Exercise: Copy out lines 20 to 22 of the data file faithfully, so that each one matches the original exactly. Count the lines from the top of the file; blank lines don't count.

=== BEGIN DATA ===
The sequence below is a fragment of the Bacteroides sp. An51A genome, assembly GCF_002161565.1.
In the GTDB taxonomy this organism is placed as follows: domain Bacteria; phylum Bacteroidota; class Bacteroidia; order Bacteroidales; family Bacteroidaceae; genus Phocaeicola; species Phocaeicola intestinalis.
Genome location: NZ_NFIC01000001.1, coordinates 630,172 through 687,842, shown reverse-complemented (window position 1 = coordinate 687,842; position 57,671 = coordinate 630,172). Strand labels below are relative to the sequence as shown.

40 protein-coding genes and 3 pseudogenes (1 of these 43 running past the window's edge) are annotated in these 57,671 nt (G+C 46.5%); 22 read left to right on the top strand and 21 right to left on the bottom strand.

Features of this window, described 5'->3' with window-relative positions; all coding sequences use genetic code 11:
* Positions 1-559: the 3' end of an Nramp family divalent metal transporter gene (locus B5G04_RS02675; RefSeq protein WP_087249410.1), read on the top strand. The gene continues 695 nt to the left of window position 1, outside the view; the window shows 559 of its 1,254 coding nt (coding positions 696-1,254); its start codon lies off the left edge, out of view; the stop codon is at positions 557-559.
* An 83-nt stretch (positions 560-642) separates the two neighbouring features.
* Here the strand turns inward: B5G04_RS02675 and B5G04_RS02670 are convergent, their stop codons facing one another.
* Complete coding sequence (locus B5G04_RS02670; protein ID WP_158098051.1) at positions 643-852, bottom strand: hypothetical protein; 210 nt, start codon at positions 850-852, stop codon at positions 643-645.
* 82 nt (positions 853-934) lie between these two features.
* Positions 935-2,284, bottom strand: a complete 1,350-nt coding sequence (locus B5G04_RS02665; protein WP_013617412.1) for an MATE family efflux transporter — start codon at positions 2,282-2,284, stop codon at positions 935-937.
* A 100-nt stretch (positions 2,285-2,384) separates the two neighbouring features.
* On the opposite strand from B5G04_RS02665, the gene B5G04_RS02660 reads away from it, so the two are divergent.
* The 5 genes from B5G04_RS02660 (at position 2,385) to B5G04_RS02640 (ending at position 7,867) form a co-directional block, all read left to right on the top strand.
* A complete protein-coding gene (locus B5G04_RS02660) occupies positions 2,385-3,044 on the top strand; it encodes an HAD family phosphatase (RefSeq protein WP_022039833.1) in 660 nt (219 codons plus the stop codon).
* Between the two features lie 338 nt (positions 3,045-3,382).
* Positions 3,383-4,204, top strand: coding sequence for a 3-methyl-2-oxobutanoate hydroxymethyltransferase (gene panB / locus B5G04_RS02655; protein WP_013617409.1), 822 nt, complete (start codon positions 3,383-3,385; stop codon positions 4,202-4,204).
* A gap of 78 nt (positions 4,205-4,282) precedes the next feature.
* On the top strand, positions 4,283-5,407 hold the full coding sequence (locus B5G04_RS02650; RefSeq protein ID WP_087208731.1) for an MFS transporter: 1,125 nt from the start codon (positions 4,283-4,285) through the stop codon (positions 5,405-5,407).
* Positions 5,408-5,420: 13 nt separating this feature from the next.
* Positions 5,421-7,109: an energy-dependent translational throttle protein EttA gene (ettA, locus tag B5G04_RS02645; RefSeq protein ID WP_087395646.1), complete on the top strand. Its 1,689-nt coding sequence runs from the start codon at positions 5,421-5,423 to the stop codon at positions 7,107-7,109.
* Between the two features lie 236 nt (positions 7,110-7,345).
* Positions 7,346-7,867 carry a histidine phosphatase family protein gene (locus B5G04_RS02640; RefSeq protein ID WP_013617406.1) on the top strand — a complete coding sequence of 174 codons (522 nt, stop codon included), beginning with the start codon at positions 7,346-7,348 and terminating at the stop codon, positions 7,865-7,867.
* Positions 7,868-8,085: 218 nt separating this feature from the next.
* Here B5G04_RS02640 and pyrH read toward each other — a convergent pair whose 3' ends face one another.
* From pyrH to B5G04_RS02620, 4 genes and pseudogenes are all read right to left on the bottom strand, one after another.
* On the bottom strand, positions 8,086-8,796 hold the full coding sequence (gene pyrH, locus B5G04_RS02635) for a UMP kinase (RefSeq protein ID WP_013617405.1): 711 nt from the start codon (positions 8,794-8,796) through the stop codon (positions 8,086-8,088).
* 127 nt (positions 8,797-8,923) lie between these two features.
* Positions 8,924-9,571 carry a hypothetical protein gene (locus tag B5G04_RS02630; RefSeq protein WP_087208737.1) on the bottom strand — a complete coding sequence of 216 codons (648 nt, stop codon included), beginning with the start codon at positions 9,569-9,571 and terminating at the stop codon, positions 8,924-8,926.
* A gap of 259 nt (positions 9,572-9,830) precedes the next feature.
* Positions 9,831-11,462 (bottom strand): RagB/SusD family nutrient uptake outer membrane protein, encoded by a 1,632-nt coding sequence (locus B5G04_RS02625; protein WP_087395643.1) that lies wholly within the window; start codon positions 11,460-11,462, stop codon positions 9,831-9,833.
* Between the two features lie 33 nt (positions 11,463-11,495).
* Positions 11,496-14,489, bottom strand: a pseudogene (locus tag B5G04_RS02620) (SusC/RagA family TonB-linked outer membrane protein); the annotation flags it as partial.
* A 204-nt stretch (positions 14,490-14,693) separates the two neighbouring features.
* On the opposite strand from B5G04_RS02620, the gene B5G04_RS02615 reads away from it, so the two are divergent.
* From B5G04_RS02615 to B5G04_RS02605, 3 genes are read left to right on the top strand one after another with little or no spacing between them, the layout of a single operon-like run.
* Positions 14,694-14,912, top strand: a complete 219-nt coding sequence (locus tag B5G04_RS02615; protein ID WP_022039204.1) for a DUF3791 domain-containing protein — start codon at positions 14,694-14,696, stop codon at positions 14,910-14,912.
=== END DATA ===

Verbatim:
* Positions 5,408-5,420: 13 nt separating this feature from the next.
* Positions 5,421-7,109: an energy-dependent translational throttle protein EttA gene (ettA, locus tag B5G04_RS02645; RefSeq protein ID WP_087395646.1), complete on the top strand. Its 1,689-nt coding sequence runs from the start codon at positions 5,421-5,423 to the stop codon at positions 7,107-7,109.
* Between the two features lie 236 nt (positions 7,110-7,345).